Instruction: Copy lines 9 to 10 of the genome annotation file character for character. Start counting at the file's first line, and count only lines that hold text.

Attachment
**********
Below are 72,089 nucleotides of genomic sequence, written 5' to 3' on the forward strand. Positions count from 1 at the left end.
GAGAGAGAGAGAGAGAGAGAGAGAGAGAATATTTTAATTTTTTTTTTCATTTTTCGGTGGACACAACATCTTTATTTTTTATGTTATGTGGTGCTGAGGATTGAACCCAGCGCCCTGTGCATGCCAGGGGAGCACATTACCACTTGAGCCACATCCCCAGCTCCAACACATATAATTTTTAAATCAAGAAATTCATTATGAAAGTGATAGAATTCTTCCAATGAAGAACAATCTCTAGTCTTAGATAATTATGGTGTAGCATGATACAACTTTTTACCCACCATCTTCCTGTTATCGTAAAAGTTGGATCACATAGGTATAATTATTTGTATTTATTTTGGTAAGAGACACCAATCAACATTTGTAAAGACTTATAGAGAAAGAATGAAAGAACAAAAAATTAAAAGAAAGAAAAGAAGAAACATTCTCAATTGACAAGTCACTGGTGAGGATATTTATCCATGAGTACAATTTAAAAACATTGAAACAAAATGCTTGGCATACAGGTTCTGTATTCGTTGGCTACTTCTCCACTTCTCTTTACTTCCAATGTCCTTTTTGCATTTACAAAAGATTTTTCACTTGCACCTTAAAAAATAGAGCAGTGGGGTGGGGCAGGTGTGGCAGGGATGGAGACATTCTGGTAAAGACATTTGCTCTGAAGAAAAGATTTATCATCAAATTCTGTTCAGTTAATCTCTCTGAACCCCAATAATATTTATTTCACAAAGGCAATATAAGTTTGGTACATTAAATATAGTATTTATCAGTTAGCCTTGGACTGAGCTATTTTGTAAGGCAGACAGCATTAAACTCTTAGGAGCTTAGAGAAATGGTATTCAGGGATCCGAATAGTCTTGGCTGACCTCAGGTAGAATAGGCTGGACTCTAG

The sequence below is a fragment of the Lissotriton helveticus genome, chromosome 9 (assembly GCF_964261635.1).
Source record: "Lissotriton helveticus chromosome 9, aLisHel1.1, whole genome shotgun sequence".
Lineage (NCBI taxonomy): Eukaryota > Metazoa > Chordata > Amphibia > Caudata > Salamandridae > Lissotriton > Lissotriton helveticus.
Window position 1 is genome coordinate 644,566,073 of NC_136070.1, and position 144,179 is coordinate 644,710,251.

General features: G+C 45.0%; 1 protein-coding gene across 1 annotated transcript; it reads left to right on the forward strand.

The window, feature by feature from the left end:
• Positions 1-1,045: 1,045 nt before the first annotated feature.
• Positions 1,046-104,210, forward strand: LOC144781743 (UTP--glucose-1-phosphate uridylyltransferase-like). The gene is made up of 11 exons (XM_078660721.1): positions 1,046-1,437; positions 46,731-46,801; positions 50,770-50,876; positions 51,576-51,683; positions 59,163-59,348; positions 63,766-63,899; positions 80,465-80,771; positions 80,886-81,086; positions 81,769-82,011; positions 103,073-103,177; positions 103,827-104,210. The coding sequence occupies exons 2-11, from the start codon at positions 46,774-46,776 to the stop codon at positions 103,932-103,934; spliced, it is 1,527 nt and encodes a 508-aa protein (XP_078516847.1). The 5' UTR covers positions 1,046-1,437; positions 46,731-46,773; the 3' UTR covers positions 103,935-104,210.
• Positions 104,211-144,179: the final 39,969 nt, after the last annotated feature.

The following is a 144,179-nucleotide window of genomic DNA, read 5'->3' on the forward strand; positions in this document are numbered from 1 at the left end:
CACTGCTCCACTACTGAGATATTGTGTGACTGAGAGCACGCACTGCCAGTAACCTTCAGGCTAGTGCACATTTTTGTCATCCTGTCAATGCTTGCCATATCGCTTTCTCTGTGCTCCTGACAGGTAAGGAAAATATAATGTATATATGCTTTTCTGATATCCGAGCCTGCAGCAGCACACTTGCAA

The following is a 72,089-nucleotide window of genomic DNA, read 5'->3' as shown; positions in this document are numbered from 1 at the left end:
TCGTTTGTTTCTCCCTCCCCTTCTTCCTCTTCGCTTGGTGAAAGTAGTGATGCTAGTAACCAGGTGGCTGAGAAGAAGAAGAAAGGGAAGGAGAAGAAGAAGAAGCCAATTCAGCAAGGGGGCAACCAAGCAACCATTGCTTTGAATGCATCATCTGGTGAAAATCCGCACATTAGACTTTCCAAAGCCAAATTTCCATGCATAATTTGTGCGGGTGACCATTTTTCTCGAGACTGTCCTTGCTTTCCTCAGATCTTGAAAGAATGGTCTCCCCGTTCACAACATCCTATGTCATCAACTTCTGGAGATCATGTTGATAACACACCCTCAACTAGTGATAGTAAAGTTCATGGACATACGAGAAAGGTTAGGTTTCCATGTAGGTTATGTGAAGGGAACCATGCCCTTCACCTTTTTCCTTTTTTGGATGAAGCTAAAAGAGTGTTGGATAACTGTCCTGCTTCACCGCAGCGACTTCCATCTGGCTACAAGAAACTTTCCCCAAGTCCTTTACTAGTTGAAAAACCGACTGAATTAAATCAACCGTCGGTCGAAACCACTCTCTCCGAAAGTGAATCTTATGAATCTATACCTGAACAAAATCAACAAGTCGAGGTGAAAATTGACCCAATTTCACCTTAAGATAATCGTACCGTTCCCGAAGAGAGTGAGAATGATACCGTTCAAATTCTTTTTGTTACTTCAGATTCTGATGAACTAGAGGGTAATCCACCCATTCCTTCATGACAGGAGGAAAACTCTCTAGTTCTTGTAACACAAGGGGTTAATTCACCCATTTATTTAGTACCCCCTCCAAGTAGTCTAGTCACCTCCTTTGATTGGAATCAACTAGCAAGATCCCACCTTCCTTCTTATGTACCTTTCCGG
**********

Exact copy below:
• Positions 1-1,045: 1,045 nt before the first annotated feature.
• Positions 1,046-104,210, forward strand: LOC144781743 (UTP--glucose-1-phosphate uridylyltransferase-like). The gene is made up of 11 exons (XM_078660721.1): positions 1,046-1,437; positions 46,731-46,801; positions 50,770-50,876; positions 51,576-51,683; positions 59,163-59,348; positions 63,766-63,899; positions 80,465-80,771; positions 80,886-81,086; positions 81,769-82,011; positions 103,073-103,177; positions 103,827-104,210. The coding sequence occupies exons 2-11, from the start codon at positions 46,774-46,776 to the stop codon at positions 103,932-103,934; spliced, it is 1,527 nt and encodes a 508-aa protein (XP_078516847.1). The 5' UTR covers positions 1,046-1,437; positions 46,731-46,773; the 3' UTR covers positions 103,935-104,210.